You know the common symptoms: irregular periods, hot flashes, insomnia. I’m talking about perimenopause, the time leading up to menopause. But it’s more than sweaty, sleepless nights. It’s a complete shift in the body’s natural chemistry. For women who take birth control pills, however, the signs of perimenopause might not be so obvious. This is because the hormones in birth control can mask perimenopause symptoms.
For perimenopausal women, this creates a challenge. After all, as long as periods continue, even sporadically, pregnancy is still possible. Contraception is important for these women. But is birth control necessary and safe during perimenopause?
Knowing the Symptoms of Perimenopause
Before answering that question, first it’s important to define perimenopause. Marked by a reduction in estrogen and progesterone, perimenopause is the transitional time before menopause. It’s not until a woman has been without a menstrual cycle for one year that she has officially entered menopause.
On average, perimenopause lasts four years, and the average woman enters menopause at age 51. However, these ranges can vary widely. Perimenopause can begin during a woman’s early 40s or even sooner.
One of the most important steps in navigating the changes perimenopause brings is to know the common symptoms, which include:
- Irregular periods
- Hot flashes
- Insomnia or other sleep problems
- Night sweats
- Decreased libido
- Mood swings
- Appetite changes
- Vaginal dryness
Taking Birth Control Pills During Perimenopause
The most common birth control pills contain a combination of synthetic estrogen and progesterone, the hormones responsible for a woman’s menstrual cycle. At the onset of perimenopause, estrogen and progesterone levels decline, usually bringing on the symptoms mentioned above.
However, since combination birth control pills release estrogen and progesterone into the body, women who take them may not have perimenopause symptoms. Some women still experience them, but to a lesser degree, and others may notice the signs only when they take the inactive pills.
Determining if You Are in Perimenopause
Unlike pregnancy, there is no test you can take to definitively tell you if have reached perimenopause. If you observe perimenopausal symptoms while taking the placebo pills in your birth control pack, this is often a good indicator that your body is in perimenopause.
Some women who are using birth control choose to stop taking the pills because they want to let the body’s natural hormones take over, possibly giving them a more conclusive answer. If symptoms persist, you are likely in perimenopause. If, after halting the birth control, the symptoms disappear, they could have been side effects of the medication, meaning you are not in perimenopause.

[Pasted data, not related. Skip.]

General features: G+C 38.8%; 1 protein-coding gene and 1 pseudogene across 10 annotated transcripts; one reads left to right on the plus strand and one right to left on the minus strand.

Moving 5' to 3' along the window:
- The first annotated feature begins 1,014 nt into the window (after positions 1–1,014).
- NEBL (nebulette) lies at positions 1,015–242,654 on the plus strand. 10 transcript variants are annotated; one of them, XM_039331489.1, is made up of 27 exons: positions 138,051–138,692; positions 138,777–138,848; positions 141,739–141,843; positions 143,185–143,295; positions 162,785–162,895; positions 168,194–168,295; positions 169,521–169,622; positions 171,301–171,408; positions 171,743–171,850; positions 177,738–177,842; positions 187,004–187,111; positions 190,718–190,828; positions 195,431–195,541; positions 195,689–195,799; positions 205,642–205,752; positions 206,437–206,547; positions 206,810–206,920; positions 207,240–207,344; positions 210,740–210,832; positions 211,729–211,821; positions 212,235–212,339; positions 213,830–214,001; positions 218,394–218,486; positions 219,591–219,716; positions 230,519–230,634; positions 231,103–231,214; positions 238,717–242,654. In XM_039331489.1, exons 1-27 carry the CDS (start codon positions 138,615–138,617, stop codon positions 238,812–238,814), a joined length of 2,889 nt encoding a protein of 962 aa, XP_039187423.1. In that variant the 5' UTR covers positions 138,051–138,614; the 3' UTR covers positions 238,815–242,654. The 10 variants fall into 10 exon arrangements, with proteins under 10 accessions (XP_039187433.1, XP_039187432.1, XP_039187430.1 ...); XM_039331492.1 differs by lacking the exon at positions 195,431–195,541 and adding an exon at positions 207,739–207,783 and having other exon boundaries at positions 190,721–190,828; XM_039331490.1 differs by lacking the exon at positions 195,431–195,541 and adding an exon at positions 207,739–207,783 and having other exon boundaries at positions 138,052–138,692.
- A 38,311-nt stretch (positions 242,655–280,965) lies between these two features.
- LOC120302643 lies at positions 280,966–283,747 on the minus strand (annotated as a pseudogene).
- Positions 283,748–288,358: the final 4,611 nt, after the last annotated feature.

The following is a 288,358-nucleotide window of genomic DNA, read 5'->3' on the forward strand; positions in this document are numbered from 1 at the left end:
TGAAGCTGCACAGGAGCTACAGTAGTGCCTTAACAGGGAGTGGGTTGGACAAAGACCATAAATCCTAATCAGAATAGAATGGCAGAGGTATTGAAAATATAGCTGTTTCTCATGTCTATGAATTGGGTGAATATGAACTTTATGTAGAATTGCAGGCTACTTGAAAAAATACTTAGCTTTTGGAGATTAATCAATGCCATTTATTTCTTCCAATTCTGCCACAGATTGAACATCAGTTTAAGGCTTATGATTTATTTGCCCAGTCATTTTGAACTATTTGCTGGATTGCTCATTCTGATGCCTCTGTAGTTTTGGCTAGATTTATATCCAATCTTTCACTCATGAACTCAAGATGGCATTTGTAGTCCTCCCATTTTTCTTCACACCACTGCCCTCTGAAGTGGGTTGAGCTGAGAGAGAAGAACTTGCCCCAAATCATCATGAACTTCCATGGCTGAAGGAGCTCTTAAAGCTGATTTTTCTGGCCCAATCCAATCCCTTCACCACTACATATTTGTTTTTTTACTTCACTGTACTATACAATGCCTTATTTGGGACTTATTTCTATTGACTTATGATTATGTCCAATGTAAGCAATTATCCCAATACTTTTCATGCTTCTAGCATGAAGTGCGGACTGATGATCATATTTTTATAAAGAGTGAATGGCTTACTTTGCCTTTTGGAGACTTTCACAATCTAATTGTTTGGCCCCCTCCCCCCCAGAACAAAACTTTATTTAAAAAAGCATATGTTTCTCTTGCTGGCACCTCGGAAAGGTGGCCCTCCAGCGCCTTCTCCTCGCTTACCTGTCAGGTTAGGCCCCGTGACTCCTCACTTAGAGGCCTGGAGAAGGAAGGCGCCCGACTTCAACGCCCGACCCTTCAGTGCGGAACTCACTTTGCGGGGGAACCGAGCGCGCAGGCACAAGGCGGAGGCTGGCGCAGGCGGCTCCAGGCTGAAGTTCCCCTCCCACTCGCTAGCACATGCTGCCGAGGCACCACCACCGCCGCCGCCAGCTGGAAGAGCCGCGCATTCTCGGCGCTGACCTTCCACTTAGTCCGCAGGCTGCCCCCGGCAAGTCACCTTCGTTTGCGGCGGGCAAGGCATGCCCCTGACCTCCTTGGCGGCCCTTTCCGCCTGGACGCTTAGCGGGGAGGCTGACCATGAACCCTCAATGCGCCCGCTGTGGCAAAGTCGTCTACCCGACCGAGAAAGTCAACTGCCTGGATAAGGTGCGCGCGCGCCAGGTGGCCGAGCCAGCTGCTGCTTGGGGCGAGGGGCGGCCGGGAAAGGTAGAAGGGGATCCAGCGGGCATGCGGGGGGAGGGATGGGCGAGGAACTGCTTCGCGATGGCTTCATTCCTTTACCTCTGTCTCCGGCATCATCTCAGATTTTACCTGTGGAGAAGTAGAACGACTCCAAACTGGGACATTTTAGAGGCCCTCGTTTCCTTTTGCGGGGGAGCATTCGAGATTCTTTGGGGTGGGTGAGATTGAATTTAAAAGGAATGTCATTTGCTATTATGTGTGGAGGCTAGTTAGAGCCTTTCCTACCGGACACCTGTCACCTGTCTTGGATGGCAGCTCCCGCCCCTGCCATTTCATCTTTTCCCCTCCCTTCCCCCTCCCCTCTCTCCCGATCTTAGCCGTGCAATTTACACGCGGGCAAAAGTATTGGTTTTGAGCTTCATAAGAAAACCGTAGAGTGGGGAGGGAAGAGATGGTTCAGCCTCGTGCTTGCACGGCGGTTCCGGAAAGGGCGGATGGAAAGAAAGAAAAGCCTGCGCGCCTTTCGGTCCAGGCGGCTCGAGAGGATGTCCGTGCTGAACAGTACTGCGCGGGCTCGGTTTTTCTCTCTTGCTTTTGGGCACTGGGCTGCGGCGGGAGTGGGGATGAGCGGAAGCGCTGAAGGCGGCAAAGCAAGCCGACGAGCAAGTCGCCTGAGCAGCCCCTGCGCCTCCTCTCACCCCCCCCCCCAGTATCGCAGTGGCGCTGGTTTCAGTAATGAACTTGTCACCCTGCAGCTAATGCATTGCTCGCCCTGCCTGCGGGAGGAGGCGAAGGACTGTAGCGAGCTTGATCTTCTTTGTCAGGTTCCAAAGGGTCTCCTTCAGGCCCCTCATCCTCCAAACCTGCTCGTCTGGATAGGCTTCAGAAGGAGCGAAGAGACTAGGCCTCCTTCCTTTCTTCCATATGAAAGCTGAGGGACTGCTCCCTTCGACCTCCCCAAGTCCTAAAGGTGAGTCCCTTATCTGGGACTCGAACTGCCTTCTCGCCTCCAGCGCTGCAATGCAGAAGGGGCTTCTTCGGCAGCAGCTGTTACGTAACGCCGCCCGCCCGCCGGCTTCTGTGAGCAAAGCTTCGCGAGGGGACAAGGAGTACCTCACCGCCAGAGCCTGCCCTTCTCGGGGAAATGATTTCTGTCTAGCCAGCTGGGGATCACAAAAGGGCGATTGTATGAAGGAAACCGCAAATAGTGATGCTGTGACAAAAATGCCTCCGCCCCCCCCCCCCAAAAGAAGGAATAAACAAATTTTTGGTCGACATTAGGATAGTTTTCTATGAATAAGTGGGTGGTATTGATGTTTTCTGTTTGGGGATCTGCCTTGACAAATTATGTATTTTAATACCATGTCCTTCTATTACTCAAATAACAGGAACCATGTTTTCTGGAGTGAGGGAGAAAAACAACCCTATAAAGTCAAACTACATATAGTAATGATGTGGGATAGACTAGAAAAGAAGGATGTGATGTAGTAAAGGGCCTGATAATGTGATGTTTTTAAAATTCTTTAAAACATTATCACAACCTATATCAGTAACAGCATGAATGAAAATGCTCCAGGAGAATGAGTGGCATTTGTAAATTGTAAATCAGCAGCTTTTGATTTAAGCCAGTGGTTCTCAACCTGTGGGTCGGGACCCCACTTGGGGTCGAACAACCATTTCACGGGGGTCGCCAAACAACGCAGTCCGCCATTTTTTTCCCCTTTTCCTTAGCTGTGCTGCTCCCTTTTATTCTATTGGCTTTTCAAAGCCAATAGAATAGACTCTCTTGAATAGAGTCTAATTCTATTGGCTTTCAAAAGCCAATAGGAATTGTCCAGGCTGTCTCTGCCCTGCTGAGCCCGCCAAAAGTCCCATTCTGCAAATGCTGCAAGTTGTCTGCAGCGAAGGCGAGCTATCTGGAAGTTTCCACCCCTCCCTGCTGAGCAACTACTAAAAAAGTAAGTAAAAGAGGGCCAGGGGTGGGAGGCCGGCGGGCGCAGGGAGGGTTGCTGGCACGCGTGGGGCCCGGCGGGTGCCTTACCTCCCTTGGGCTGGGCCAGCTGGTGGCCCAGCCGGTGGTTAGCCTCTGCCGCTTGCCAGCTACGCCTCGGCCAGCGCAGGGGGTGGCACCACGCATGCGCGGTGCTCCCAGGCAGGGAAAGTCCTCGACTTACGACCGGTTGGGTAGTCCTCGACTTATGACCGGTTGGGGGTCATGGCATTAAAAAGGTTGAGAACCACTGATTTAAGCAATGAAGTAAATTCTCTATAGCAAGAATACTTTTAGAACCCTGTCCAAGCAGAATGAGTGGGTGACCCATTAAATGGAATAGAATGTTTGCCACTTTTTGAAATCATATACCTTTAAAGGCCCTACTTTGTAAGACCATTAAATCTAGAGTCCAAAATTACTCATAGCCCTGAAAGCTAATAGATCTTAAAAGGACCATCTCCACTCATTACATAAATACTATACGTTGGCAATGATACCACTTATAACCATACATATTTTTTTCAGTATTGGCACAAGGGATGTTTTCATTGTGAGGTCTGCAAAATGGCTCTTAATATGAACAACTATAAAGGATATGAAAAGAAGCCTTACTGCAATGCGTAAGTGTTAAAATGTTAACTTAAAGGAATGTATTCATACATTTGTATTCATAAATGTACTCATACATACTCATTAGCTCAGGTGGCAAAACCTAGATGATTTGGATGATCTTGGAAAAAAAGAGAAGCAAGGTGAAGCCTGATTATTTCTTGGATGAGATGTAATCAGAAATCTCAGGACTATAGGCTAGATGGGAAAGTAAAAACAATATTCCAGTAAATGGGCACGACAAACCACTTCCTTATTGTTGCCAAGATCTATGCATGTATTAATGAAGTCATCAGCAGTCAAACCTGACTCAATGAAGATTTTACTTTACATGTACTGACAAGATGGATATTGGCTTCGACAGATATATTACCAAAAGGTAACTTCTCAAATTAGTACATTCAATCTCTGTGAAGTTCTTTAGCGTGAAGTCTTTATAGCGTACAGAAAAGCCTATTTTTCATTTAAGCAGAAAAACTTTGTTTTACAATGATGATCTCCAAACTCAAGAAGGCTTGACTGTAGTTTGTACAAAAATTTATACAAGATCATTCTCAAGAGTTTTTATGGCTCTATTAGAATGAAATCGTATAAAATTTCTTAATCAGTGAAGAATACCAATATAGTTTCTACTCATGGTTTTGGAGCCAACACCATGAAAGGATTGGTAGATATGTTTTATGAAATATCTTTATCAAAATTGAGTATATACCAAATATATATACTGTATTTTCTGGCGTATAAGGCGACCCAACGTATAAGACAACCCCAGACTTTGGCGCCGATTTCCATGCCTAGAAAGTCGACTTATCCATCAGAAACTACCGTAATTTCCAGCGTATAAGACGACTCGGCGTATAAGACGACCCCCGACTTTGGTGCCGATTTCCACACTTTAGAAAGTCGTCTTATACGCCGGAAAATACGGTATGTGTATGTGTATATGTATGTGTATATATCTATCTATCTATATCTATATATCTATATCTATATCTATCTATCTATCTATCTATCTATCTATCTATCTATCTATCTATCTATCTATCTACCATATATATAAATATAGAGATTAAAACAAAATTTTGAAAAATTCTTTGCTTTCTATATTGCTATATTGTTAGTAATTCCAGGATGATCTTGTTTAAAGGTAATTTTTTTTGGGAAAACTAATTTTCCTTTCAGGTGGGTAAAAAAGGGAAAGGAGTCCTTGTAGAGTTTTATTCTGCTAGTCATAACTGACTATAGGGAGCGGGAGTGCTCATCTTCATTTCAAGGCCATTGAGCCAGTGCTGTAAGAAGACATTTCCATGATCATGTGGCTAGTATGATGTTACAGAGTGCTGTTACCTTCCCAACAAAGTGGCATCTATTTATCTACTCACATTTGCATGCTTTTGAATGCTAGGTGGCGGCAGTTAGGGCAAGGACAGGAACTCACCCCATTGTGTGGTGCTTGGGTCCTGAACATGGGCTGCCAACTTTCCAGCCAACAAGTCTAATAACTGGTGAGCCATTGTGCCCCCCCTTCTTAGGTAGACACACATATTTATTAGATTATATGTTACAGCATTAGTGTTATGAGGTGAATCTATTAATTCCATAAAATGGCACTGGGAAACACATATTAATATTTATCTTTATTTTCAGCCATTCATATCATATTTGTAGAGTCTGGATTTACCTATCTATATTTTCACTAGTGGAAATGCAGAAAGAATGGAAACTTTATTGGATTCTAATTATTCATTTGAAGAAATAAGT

It may take anywhere from four weeks to several months for the body and its hormones to regulate after you have ceased taking birth control. There is also a possibility that you have already reached menopause, and menstruation might not be present at all.
Continuing Birth Control Pills to Manage Perimenopause Symptoms
Taking birth control during perimenopause has several benefits. Doing so keeps hormone levels consistent, reducing the fluctuations that produce perimenopause symptoms, many of which can significantly and negatively impact women’s lives.
The obvious benefit is contraception, and it is necessary for many women experiencing perimenopause. In fact, in the United States, women in their 40s have the second highest rate of unintended pregnancy. (Teens have the highest.) In addition, birth control pills can protect perimenopausal women from ovarian and uterine cancers, while also helping to prevent bone loss that can lead to osteoporosis.
In general, birth control is safe for nonsmoking women who are older than 35, as most perimenopausal women are, and who do not have a history of any of the following:
- High blood pressure
- Estrogen-dependent cancer
- Heart disease
- Blood clots
Choosing the Right Birth Control During Perimenopause
If perimenopause causes a natural reduction in estrogen and progesterone levels, how do you know which birth control medication is best for your body?
Most of the time, perimenopausal women will benefit from a combination birth control method, meaning one containing both estrogen and progesterone. Combination pills are the most common. The other type of birth control is the progestin-only pill, sometimes called the mini pill. This is not usually recommended for perimenopausal women because it does not replace the body’s naturally declining estrogen.
Narrowing down the choices, many health experts recommend low-dose birth control pills for women in perimenopause. The reduced amount of estrogen, specifically 20 micrograms or less, is considered safer for women as they approach menopause. Companies like Nurx provides access to several low-dose combination birth control options. They all have 20 micrograms of Ethinyl estradiol, which is the synthetic version of estrogen. The exceptions are Lo Loestrin FE and Nuva Ring, containing 10 and 15 micrograms, respectively.
As with all medications, each drug has side effects. In general, side effects of birth control include breakthrough bleeding, nausea, breast tenderness, headaches, weight gain, mood swings, decreased libido, and vaginal discharge changes.
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